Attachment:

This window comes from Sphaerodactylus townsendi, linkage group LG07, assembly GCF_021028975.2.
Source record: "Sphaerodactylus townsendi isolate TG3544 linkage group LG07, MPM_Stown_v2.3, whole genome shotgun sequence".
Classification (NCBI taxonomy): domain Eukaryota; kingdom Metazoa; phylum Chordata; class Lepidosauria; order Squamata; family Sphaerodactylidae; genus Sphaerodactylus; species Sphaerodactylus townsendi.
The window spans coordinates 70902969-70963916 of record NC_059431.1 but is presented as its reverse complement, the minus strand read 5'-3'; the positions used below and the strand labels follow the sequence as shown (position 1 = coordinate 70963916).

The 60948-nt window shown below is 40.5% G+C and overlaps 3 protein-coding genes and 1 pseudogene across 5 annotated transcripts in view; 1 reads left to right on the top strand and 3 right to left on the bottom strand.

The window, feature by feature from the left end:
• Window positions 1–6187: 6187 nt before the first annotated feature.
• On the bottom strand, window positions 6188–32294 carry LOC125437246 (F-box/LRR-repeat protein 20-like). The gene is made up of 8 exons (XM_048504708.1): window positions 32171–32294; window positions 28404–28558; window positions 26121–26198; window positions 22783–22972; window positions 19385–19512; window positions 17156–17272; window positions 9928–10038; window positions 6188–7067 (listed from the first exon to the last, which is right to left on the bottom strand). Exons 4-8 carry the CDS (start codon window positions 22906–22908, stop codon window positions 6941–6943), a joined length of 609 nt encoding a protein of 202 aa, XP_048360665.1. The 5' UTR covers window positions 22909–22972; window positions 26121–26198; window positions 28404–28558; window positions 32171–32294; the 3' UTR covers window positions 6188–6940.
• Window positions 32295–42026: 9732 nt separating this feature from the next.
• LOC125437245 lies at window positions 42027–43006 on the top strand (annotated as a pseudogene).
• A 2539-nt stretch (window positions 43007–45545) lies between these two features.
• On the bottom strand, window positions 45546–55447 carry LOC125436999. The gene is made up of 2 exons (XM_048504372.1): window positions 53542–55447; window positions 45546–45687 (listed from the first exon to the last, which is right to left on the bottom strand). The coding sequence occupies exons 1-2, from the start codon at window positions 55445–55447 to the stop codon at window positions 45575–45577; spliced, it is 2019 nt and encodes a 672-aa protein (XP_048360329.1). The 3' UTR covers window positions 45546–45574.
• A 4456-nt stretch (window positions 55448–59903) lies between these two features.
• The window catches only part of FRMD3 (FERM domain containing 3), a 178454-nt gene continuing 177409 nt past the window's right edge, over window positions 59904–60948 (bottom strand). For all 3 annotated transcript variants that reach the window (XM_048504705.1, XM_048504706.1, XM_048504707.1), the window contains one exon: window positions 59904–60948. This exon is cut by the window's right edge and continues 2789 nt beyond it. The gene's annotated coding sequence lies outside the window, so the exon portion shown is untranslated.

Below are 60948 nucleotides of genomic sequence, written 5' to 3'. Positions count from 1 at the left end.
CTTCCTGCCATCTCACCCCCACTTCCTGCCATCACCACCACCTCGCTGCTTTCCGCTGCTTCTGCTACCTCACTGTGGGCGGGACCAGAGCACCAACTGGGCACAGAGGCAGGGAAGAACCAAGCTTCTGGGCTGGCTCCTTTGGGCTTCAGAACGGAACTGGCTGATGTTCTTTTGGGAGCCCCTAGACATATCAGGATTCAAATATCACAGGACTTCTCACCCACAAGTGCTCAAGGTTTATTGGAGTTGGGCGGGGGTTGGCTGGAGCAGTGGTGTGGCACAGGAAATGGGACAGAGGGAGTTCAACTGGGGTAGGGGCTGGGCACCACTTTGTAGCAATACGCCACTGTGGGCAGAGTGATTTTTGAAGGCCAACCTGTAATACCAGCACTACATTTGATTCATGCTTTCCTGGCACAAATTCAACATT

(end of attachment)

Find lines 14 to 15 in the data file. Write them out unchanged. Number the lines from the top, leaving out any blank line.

• The window catches only part of FRMD3 (FERM domain containing 3), a 178454-nt gene continuing 177409 nt past the window's right edge, over window positions 59904–60948 (bottom strand). For all 3 annotated transcript variants that reach the window (XM_048504705.1, XM_048504706.1, XM_048504707.1), the window contains one exon: window positions 59904–60948. This exon is cut by the window's right edge and continues 2789 nt beyond it. The gene's annotated coding sequence lies outside the window, so the exon portion shown is untranslated.

Below are 60948 nucleotides of genomic sequence, written 5' to 3'. Positions count from 1 at the left end.